Like many who feel compelled to put pen to paper, I sometimes struggle with “writer’s block.” For months I had been struggling — not just writing for my #phd dissertation, but everything, manuscripts, blog posts, and articles. It wasn’t my classic writer’s block, though; it was more than that. Merely thinking about writing made me feel great displeasure. If I’m being honest, I’d been struggling in general (#BurnoutIsReal), but the burnout affected my life most significantly through my writing (#phdlife).
I am one of those writers who needs time for inspiration to spring forth — and when it does, the words flow onto the page like magic. Unfortunately, that is not how academia works; I can’t just wait for the words to flow like a firehose onto the page. I have deadlines to meet and a dissertation to finish. That type of pressured writing is hard. So here are the five things I discovered that inspire me to write.
1.Write with a Buddy. I need a community of writing buddies to keep me motivated. I am thankful for my friends and colleagues who are always writing something, which means I am rarely at a loss for a buddy. Due to my writing burnout, I decided I needed a self-imposed writing retreat with friends; I first went to Pendell Hill, a quaker writing center and retreat just outside of Philly. I was looking forward to what was billed on their website as a “community” of writers and artists; sadly I interacted with almost no one the entire time. Luckily I had planned for my friend and colleague to meet me there for a day of writing. She kept me honest by keeping writing.
I ended up leaving Pendell Hill a day early and met up with my go-to writing buddy, my sister, for another day of writing at one of our favorite coffee shops (Cafe Ole). Because of them, I accomplished more than intended!
2. Change it up. A Change of Scenery is Key! As much as I love working from home — and I really do — the monotony of writing and working in the same space daily, week after week, does not inspire creativity. I have always been a person who needs a change of scenery to get the juices flowing. It works 100% of the time and is the most straightforward writing tip I’ve ever received. Therefore, my second writing retreat lead me to an Airbnb deep in the woods of Berkeley Springs, West Virginia.
3. Let Nature Inspire. No question, being surrounded by nature has inspired humans for millennia, and its effect on me is no different. My best writing occurs when I am out in the natural world — listening to the symphony of birds and the babbling of brooks; feeling the sun shining, smelling the sweetness of flora and fauna, and being inspired by the wisdom of the trees — it is a sensory boost that never fails to kick start the brain! Nestled in the West Virginia woods, with my friend and writing buddy in tow, I enjoyed two days of woodland inspiration.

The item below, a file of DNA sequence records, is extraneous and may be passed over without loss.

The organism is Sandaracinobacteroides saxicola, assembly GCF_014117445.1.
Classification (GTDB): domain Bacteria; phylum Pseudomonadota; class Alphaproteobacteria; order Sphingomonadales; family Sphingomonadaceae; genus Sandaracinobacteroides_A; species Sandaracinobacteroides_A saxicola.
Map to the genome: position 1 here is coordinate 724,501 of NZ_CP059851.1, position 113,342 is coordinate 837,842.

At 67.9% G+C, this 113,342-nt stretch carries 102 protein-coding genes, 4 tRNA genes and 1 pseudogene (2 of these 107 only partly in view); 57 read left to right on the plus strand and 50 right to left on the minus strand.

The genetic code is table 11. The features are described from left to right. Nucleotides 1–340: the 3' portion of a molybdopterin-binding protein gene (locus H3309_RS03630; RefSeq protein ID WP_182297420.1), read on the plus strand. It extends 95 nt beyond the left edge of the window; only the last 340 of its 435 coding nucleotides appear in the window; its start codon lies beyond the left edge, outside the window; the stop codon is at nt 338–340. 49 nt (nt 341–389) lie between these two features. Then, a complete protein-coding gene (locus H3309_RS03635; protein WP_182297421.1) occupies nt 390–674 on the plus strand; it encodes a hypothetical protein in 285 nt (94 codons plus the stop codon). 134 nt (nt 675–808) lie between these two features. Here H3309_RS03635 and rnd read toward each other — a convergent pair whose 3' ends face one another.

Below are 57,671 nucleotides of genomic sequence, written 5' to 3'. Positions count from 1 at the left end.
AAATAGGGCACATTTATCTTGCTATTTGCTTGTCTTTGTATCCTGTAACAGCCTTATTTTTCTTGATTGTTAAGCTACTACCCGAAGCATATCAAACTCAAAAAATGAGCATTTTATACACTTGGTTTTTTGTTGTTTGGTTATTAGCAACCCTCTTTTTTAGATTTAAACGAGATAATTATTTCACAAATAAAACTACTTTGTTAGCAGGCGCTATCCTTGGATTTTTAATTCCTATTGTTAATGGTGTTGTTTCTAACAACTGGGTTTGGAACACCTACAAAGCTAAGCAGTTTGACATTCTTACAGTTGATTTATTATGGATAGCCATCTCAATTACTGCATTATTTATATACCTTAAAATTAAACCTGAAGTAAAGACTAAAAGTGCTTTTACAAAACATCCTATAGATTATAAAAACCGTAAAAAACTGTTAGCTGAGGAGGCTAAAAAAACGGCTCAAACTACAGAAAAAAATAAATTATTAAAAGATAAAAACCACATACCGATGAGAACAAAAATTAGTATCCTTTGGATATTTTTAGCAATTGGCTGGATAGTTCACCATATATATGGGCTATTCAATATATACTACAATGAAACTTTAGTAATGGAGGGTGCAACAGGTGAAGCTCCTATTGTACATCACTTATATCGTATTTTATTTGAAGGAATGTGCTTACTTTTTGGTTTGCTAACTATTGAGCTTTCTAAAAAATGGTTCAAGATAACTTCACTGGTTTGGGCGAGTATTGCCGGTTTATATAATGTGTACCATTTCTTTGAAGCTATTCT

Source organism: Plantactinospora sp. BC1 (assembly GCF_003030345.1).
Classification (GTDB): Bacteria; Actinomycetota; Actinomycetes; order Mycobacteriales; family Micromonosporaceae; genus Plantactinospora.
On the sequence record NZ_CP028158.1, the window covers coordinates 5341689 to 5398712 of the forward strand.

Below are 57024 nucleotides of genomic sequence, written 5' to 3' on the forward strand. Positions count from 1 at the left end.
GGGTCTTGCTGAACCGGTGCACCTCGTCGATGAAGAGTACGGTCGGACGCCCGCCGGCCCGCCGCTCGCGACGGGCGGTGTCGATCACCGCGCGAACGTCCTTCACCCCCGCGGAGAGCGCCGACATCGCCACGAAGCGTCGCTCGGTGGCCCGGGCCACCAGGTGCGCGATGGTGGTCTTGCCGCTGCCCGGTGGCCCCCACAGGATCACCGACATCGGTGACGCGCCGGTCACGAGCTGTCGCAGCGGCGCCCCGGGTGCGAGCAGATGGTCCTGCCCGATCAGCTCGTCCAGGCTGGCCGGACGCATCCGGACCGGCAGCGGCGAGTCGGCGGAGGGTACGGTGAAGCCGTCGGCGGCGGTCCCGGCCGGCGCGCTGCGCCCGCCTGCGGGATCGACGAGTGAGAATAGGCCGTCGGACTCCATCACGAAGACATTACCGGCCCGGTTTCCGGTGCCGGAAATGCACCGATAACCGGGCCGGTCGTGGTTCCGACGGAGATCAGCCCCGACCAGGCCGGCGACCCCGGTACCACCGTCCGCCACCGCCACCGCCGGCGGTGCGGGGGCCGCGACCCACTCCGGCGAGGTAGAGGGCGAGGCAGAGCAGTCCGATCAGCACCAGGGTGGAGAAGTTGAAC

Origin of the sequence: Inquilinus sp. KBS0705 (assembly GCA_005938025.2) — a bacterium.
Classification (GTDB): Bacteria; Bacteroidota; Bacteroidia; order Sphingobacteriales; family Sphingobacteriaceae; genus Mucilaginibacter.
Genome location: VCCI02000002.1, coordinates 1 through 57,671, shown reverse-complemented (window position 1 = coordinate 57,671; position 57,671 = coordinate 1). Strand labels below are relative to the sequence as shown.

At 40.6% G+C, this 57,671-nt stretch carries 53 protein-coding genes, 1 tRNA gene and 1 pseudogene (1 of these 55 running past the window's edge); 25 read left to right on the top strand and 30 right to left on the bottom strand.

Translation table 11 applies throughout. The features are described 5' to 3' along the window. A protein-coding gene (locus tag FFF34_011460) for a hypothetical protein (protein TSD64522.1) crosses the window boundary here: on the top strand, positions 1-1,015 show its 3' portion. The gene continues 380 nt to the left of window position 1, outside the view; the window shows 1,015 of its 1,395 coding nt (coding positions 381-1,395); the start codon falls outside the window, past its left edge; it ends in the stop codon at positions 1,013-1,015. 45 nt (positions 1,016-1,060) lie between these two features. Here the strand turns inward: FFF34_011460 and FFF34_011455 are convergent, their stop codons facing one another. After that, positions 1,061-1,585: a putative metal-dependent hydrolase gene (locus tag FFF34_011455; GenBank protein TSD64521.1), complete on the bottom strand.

As a side note, it is tough to focus on writing when you are really into birding, and all you want to do is go out in nature and look at birds! #thestruggleisreal which is why breaks are key!
(You can check out all of my pictures of nature and birds on my Instagram @marionleary).
4. Take a Break. Yes, we all have more to do than time allows, but permitting our brains and bodies to reset prevents and disperses burnout and promotes a healthy work-life balance. For that reason, after my week of writing, I took the next week off to play and visit with friends. I planned trips to NYC and Western Connecticut, two completely different environments that gave me the break I needed to feel like myself again. With these friends, I walked and ate and talked and birded and created. I enjoyed nature in urban and rural environments, appreciating both places’ beauty and uniqueness in different ways.
5. Be Creative. Yes, writing is an outlet for creativity, but sometimes one’s brain (mine especially) needs fewer words and more visualization. Similar to my relationship with writing, creativity sometimes needs to flow out of me and onto a page. For me, it is easier to be creative when I am relaxed, which is why I was thrilled to end my vacation with two dear friends in the beautiful western Connecticut town of Falls Village. There we were treated to a meditative art session called Kabbalah, “an intuitive art process” created by Miki Raver. Miki guided us to create a collage inspired by The Tree of Life. It was an experience I didn’t know I needed until it was over.
I am happy to say that I accomplished exactly what I needed to and more during my week of writing and my week of pleasure. I can’t tell you how helpful it is to switch up the environment one is in and the medium by which one creates in order to inspire words to flow Bird by Bird.